agreement with Colombia. All of this is now placed in jeopardy by
Congress's decision this week to alter established rules and break
faith with the Colombians. In the 500-plus days since the U.S. and
Colombian governments signed the trade agreement in August 2006,
U.S. businesses and workers have already lost the opportunity to
export more than $1 billion worth of American-made products and
services duty-free to Colombia while Congress has dithered and
played politics with trade.
Congress has sent a loud and frightening signal to all of our
friends in Latin America and beyond: Ignore what we say and watch
what we do. The vote against the agreement has translated into a
significant loss of face for President Uribe and the entire
Colombian nation, as well as a potentially devastating blow to U.S.
prestige and influence in the entire Andean region.
Meanwhile, Congress's action on April 10 is seen as a vote of
"No Confidence" in the Colombian people and will be a public
relations victory for Venezuelan President Hugo Chávez and
the FARC narcoterrorists he is trying to legitimize in order to
undermine the Uribe government. Chávez vows to drive out the
"U.S. imperialists" and have sway in the "Gran Colombia" that was
(briefly) headed by Simon Bolivar 200 years ago. Colombia is the
bull's eye in Hugo Chavez's quest to become the final political and
economic arbiter in the Andes.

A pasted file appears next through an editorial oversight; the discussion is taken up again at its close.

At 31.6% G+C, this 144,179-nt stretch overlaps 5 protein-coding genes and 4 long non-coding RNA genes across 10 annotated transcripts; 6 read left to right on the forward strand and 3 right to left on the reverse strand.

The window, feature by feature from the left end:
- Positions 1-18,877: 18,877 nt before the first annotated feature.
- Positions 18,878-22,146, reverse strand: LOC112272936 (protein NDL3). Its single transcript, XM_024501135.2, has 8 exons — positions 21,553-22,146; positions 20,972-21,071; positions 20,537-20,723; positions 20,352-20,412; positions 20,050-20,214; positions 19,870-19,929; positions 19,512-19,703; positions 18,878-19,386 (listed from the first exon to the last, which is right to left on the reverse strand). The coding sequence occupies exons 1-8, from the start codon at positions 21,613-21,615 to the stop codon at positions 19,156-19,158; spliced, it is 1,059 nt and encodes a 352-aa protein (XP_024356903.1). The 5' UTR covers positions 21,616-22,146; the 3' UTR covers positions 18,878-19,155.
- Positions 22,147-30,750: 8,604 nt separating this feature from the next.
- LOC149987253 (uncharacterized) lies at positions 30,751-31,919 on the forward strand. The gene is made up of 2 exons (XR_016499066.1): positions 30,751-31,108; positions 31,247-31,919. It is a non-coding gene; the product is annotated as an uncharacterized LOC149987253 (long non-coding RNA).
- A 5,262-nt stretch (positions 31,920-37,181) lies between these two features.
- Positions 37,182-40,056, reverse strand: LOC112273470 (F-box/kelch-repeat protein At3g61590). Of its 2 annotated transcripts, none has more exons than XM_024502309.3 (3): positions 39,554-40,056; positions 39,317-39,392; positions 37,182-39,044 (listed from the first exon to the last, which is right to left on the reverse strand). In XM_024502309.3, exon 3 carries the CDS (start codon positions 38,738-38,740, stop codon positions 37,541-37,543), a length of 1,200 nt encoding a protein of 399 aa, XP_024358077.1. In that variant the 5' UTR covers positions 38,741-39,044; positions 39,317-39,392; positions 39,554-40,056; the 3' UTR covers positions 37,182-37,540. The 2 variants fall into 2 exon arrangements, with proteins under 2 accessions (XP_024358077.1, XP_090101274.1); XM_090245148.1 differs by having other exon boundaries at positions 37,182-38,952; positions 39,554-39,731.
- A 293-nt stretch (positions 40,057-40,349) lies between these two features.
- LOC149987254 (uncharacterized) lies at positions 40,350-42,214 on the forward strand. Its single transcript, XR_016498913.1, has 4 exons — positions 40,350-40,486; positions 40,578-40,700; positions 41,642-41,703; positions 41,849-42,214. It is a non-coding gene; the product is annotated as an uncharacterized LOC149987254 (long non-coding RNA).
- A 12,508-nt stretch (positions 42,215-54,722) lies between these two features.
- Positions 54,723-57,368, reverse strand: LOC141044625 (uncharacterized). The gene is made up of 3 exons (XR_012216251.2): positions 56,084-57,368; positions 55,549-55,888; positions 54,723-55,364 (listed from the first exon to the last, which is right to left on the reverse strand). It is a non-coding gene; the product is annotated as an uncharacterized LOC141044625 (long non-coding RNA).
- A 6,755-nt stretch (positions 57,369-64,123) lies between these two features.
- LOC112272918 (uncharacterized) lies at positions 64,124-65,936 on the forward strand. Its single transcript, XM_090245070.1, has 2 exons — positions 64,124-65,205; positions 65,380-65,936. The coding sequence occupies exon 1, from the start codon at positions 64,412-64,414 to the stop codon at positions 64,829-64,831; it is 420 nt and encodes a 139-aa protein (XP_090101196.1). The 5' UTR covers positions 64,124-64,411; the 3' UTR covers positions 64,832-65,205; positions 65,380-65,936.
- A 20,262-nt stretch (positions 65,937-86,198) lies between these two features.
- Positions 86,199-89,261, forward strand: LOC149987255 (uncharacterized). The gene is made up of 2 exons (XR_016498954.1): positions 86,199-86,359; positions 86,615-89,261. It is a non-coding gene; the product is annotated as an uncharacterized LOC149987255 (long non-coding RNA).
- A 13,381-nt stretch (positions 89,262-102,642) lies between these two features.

COLOMBIA DESERVES BETTER
Colombians and all of our other friends in Latin America deserve
better: They deserve the support of all Americans. Congress should
reverse its decision to suspend action on the U.S.-Colombia Trade
Promotion Agreement and bring it to a favorable vote, sealing a
permanent bond with our allies and friends in Colombia and
signaling to the entire continent that the United States has not
lost interest in Latin America. This will show that the United
States is not retreating: that it stands ready to make a strong,
stable, and democratic Colombia a pivotal point for continued and
expanding relations with the Western Hemisphere.
Roberts is a research fellow for economic freedom and
growth in the Center for International Trade and Economics and Ray Walser is a senior policy
analyst in the Douglas and Sarah Allison Center for Foreign Policy
Studies at The Heritage Foundation.
First appeared in Latin Business Chronicle
In American election years, a theme sure to grab the nation's attention is who "lost" a certain country. In 1952, it was "Who lost China?" In 1980, it was "Who lost Iran?" In 2008, voters may rightfully begin to ask who lost an entire region. In this case, it will be "Who lost Latin America?"
James M. Roberts
Research Fellow For Economic Freedom and Growth
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Ray Walser, Ph.D.
Senior Policy Analyst